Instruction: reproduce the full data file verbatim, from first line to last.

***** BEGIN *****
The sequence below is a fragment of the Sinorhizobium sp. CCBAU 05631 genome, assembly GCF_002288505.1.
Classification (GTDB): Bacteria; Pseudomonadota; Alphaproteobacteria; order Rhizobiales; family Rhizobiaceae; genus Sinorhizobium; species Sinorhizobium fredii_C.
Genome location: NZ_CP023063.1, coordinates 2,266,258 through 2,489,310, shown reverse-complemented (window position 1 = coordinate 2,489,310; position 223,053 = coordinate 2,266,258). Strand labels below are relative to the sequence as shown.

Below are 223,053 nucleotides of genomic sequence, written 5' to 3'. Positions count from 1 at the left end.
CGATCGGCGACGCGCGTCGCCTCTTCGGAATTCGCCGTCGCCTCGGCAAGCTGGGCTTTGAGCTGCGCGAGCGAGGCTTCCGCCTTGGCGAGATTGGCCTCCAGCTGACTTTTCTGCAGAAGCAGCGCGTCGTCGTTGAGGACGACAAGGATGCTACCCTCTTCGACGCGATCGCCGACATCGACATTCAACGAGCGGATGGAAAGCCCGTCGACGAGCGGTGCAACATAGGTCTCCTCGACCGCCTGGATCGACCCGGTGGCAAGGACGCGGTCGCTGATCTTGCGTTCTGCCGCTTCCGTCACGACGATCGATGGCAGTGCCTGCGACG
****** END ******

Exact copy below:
The sequence below is a fragment of the Sinorhizobium sp. CCBAU 05631 genome, assembly GCF_002288505.1.
Classification (GTDB): Bacteria; Pseudomonadota; Alphaproteobacteria; order Rhizobiales; family Rhizobiaceae; genus Sinorhizobium; species Sinorhizobium fredii_C.
Genome location: NZ_CP023063.1, coordinates 2,266,258 through 2,489,310, shown reverse-complemented (window position 1 = coordinate 2,489,310; position 223,053 = coordinate 2,266,258). Strand labels below are relative to the sequence as shown.

Below are 223,053 nucleotides of genomic sequence, written 5' to 3'. Positions count from 1 at the left end.
CGATCGGCGACGCGCGTCGCCTCTTCGGAATTCGCCGTCGCCTCGGCAAGCTGGGCTTTGAGCTGCGCGAGCGAGGCTTCCGCCTTGGCGAGATTGGCCTCCAGCTGACTTTTCTGCAGAAGCAGCGCGTCGTCGTTGAGGACGACAAGGATGCTACCCTCTTCGACGCGATCGCCGACATCGACATTCAACGAGCGGATGGAAAGCCCGTCGACGAGCGGTGCAACATAGGTCTCCTCGACCGCCTGGATCGACCCGGTGGCAAGGACGCGGTCGCTGATCTTGCGTTCTGCCGCTTCCGTCACGACGATCGATGGCAGTGCCTGCGACG